Thinking about how so many musical groups collapse amidst enmity. Or maybe not collapse, but continue with embittered exits. How Brian Jones, who founded the Rolling Stones, ended up losing his own group to Mick Jagger and Keith Richards, and then subject to a forced exit. The breakup of the Beatles. Lynyrd Skynyrd, by contrast, stayed together, amidst fierce direct confrontation among group members, including physical assaults. How so many artists are quick to insult each other in interviews, but don’t address agreements directly. Richie Sambora leaving Bon Jovi, a band that he co-founded, in the middle of a major tour. Happens more often than one might suspect.
Direct conflict is not generally welcomed. Sometimes, such conflicts can be avoided simply because everyone is too busy. Find that in many law practices, no time for fighting over much of anything, or holding grudges. Too much happening every day. Negatives and prima donna behaviours unacceptable, because of potential to impede economic progress. One would think that the same dynamics would occur with musical groups, since so much is at stake economically, and the demands of touring and recording leave little time for negatives to fester.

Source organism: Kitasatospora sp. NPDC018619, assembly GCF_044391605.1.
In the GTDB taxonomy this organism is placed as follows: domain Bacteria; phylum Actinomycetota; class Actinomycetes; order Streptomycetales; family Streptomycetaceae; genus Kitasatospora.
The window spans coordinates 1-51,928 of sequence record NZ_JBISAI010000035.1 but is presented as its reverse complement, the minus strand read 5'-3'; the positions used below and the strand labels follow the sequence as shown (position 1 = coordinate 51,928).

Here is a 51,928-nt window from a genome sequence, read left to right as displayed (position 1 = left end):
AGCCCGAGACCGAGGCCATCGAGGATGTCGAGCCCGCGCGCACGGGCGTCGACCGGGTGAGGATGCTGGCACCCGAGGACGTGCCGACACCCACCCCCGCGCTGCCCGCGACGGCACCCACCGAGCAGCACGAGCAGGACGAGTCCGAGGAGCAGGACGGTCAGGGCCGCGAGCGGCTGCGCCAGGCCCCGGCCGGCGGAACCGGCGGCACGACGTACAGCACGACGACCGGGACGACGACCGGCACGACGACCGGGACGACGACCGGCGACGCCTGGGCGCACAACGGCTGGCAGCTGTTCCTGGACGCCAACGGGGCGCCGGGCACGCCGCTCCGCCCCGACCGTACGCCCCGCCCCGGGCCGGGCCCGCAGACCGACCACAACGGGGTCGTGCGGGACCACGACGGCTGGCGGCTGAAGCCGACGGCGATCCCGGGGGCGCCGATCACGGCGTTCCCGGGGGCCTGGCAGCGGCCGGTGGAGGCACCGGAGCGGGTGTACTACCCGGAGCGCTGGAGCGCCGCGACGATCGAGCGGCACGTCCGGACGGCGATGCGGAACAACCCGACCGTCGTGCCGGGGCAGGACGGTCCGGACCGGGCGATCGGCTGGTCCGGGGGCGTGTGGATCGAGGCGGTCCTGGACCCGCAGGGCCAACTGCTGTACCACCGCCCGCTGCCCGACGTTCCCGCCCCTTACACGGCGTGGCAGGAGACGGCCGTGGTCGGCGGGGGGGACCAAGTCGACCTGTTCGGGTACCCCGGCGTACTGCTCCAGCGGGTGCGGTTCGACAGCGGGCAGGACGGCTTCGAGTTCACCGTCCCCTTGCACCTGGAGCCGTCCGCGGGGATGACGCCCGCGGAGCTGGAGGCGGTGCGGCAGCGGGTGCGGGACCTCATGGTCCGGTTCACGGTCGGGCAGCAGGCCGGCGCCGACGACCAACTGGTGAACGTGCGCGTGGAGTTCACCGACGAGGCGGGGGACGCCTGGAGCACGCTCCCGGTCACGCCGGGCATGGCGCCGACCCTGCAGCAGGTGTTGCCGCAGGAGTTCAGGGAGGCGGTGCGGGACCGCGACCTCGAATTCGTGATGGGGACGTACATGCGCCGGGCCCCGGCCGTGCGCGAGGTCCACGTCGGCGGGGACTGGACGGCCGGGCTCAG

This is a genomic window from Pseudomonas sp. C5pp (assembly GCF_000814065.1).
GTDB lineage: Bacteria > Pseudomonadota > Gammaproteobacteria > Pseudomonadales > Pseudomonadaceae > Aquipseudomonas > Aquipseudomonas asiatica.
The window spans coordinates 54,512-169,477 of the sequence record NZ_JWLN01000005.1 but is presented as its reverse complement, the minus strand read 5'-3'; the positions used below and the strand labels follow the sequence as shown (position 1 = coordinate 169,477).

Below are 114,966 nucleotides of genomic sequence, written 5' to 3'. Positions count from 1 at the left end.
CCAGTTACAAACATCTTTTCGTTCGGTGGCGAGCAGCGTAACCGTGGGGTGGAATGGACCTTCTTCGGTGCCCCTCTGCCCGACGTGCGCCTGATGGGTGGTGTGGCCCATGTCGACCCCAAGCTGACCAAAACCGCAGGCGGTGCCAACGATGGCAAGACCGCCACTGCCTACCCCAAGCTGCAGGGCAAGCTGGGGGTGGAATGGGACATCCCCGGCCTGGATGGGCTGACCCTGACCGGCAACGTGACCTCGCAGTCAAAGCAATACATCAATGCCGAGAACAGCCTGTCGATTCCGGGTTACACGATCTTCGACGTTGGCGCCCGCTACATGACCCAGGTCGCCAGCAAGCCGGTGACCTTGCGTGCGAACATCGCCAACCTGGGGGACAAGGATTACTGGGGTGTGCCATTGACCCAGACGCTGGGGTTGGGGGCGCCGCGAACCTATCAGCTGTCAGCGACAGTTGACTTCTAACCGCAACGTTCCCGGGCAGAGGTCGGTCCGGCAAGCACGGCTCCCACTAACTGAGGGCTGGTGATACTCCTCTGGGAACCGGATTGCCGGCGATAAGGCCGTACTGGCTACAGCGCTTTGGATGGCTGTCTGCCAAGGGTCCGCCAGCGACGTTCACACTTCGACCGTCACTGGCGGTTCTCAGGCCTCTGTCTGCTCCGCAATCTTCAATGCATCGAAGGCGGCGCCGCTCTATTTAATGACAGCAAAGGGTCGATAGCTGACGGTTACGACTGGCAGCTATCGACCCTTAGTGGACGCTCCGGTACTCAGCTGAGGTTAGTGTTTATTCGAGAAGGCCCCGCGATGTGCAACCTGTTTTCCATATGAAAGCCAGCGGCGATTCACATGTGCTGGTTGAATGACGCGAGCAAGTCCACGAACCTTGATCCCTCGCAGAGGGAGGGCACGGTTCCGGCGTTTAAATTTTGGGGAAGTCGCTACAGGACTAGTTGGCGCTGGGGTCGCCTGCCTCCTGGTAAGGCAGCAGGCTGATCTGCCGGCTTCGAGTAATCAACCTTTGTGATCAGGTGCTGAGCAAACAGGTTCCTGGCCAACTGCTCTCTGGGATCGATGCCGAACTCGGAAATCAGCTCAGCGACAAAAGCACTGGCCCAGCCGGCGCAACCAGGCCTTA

Wrong, wrong. Lots of down time. Lots of time to complain about others, to others, but not directly to resolve conflict among group members. Rolling Stones group dynamics repeated, over and over.
Seems to be lessons from artistic breakups that are applicable to groups generally. Topic of study, academically, religiously and otherwise. Major theme being that variation on Lynyrd Skynyrd direct conflict expression, and resolution, is to be preferred. Problem is that few people are willing to say to another “I don’t like when you do this”. Too much third party complaint, with attendant enhancement of mistrust and resentment. Major small group cancers.